• This is something you can squarely blame on MBA programs. They emphasize "thinking outside the box" but the important part about brainstorming is throwing away all the crappy ideas you just had and being able to keep the good ones.

        Just about every business model/decision that has you thinking "What the fuck?" can be traced back to brainstorming that wasn't followed with any constructive criticism.

    • by Tridus (79566)

      Capitalism in action. Company wants to do something. Customers protest not by complaining on the forum (though they did), but by cancelling subscriptions. Company adds up lost revenue and decides that this is not good for the business after all. Customers get what they want.

      Hell, this is EXACTLY how a market economy is supposed to work! Kudos to the people who backed up their complaints by cancelling.

      • I'm not privy to Bliz's finical statements... but I would bet my hat that the handful of cancellations wouldn't add up to anywhere near the millions on millions of advertising hits they get per day.

        • by Tridus (79566)

          The phone lines to cancel were jammed solid since this started, 3 days ago. The account server has been going up and down from load.

          We're not talking about a "handful" of cancellations from a few disgruntled folks. This was a big deal and turned into real money.

          • Re: (Score:2, Funny)

            by Anonymous Coward

            All they have to do to make up lost subscription is sell a few more new celestial steeds ^_~

          • wow, I was not aware... thanks for the info :)

        • What hits? The majority of the regulars on the forums, who drive the most numbers, use ABP and noscript anyway, just as safety precautions due to many sites jacking browsers with ad loaded BS. Plus, the fucking idea of ads on a forum that you pay for using your subscription is retarded and insulting. The ads are just another way for Blizz to milk the cow for the cash. This is not the Blizz forum, this is /. where the idea of running servers for 11 million users, with 6-12 hours downtime once a week, with a
    • by gurps_npc (621217) on Friday July 09, 2010 @02:45PM (#32853374) Homepage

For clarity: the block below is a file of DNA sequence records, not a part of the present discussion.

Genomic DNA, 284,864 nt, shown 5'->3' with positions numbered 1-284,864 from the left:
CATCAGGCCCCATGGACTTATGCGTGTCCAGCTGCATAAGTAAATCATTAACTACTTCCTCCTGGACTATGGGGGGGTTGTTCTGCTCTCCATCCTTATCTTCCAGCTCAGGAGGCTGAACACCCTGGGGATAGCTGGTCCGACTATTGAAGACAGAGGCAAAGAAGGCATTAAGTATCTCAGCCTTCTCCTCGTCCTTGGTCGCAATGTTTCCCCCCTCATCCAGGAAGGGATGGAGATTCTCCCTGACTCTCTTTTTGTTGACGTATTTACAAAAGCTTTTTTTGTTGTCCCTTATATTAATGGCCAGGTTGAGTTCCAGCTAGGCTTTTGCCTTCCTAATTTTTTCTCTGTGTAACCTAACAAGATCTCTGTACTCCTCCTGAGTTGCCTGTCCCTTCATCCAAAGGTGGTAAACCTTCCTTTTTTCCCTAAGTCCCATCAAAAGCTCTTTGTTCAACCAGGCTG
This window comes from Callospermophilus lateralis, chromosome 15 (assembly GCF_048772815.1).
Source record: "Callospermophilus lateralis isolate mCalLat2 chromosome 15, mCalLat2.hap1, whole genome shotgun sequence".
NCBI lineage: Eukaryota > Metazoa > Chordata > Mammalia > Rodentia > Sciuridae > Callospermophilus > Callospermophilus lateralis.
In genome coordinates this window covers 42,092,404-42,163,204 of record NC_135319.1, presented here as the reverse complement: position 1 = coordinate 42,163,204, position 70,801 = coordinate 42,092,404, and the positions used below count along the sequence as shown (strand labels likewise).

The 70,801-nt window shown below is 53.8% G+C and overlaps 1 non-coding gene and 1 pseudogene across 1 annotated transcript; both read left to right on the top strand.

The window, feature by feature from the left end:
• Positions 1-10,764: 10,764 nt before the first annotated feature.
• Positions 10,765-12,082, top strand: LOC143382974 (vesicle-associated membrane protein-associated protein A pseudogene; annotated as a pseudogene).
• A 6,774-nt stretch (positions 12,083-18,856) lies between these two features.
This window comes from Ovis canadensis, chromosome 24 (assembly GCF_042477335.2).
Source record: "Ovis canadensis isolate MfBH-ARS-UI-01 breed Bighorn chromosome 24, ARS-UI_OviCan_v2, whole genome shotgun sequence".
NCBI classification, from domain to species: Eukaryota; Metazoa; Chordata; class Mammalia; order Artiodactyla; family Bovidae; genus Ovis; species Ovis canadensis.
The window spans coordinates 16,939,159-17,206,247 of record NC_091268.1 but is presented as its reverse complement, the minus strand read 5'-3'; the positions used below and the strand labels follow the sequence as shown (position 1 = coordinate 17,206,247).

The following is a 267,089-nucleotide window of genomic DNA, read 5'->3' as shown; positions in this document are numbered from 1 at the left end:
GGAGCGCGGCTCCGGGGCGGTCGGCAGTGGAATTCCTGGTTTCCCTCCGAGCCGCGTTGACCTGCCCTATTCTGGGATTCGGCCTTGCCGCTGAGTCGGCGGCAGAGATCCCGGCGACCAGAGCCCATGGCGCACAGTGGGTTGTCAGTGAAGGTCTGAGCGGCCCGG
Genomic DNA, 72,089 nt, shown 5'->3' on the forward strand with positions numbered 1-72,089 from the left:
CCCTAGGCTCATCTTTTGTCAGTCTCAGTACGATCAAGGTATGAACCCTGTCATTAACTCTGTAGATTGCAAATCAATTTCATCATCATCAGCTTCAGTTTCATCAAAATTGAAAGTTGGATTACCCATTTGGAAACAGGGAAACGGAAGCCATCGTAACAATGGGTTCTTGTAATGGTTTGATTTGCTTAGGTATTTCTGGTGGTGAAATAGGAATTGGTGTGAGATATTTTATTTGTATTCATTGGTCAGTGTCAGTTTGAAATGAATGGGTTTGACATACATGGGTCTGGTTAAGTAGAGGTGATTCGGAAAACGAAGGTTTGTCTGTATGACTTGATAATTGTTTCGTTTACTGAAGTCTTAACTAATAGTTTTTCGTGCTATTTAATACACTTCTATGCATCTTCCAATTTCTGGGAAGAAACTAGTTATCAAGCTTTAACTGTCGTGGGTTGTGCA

In other words, they are normal human beings. I always laugh at people that do this kind of argument. It's cynical, rather short sighted, totally lacking in understanding of morality and rules. Ethics are not there just to be there, they are there because they make business sense. Yes - it does in fact make business sense to respect privacy, that is one of the reasons why we value it.

      Look, everyone wants money. That is NOT a bad thing. The fact that they had to do the math and realizing X is bad as opposed to blindly accepting the fact that X is bad with evidence does NOT mean they are evil or bone headed or stupid. Instead it means.

      1. The management of a for-profit company is not composed of moral philosophers that care more about their beliefs than about making money.

      2. The management of a for-profit company is smart enough to consider solutions to things that annoy their customers.

      3. The management was not smart enough to realize their propoosed solution was worse all by themselves.

      4. The management WAS smart enough to learn from their mistake before they actually enacted it.

      You seem to be surpirsed, nay SHOCKED I say, SHOCKED to learn these first three obvious facts and are totally discounting #4.

      Me, maybe I'm cynical, but in my experience, the first three are common and the only surprusing thing is #4, which you seem to think is a horrible thing. I am gladdened to discover that Blizzard appears to be FAR more ethical and intelligent than many other companies, such as Facebook.

      I would trust Blizzard far more than I would trust some one that thinks profit is a dirty word.

      • quite the contrary, I'm very glad they changed their minds and learned from it... I simply think that those who are singing their praises wrt respecting privacy are naive. This was a monetary decision and nothing more, it should not be praised as if they "saw the light", they would/will reverse this decision in a heartbeat if they can find a way to make it profitable. Such is life.

  • Not surprised (Score:5, Insightful)

    by Pojut (1027544) on Friday July 09, 2010 @02:12PM (#32852982) Homepage

    I haven't played WoW in a LONG time, but for a while I was a devout player (closed beta, open beta, from launch until two years later), and if there is one thing I saw during my time, it was Blizzard listening to the masses.

    • by Itninja (937614)
      All the more reason to obey regulation 46A: If transmissions are being monitored during battle, no uncoded messages on an open channel.
  • Popularity (Score:5, Insightful)

    by Translation Error (1176675) on Friday July 09, 2010 @02:14PM (#32853004)
    Hmm... The company with some of the most popular computer games in the world listen to customer feedback and reconsider their decisions based on it. You don't suppose there could be some sort of correlation, do you?
    • Re:Popularity (Score:5, Insightful)

      by phishtahko (1308293) on Friday July 09, 2010 @02:30PM (#32853172)
      Yeah, that's why SC2 an D3 have LAN support. O, wait...
      • This is about the unintended consequences outlined here on /. [slashdot.org] a few days ago.
        Think: women who could then be stalked, kids who (with enough research you can find anyones age) could be preyed on by pedos.